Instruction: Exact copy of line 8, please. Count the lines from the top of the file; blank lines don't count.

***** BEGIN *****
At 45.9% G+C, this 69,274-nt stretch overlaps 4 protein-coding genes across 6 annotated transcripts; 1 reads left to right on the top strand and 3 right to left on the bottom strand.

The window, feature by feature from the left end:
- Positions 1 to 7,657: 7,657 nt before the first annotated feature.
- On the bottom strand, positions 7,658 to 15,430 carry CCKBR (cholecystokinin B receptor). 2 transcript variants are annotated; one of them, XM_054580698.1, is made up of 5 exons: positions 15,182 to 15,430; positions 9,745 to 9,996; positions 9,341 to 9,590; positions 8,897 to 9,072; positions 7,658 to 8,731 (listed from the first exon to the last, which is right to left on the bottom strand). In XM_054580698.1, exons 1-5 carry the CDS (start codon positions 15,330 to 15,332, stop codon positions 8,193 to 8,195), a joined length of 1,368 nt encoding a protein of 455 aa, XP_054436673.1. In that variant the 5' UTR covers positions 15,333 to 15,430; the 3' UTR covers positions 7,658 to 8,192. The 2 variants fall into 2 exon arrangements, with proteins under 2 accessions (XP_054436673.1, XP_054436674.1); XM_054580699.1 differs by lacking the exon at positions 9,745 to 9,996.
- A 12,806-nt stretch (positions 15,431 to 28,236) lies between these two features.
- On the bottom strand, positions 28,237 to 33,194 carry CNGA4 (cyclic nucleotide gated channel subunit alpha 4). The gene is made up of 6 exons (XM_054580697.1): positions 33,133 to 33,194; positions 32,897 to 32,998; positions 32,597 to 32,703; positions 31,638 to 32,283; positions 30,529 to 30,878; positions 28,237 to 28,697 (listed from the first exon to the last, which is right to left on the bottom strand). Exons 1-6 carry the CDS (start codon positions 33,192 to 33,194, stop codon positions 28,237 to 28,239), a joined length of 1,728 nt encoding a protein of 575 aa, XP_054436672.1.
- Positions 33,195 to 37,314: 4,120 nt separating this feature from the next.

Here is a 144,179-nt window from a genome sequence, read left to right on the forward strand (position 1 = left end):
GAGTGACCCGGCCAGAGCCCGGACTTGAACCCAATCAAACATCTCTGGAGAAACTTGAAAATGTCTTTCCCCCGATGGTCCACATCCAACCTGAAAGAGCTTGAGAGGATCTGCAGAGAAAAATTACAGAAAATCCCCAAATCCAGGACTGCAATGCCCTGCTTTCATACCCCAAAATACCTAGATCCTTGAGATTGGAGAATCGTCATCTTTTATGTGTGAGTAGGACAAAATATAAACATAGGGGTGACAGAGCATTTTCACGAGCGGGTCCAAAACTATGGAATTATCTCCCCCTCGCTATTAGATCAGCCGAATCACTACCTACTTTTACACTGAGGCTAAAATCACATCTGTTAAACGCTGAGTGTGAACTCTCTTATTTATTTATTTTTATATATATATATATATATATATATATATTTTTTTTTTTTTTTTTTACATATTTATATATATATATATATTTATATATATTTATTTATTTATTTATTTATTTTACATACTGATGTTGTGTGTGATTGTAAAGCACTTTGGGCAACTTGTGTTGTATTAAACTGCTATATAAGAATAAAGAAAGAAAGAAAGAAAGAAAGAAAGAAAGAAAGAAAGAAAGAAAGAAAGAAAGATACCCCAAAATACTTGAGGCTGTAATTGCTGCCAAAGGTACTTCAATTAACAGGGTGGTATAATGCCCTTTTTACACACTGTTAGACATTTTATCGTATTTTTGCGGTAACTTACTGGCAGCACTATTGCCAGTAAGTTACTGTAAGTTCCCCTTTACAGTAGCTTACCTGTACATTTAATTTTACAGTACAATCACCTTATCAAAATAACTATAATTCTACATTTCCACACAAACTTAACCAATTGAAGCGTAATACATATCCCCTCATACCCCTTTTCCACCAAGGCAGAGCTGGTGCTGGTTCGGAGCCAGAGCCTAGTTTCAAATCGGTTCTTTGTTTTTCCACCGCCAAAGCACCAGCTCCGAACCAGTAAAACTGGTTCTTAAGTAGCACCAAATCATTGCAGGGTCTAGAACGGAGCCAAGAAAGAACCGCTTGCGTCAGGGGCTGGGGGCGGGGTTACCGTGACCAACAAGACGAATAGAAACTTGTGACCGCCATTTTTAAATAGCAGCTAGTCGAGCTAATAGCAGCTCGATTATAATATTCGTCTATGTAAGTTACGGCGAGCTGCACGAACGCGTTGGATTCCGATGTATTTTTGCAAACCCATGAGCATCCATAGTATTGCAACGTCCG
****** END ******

Here is a 144,179-nt window from a genome sequence, read left to right on the forward strand (position 1 = left end):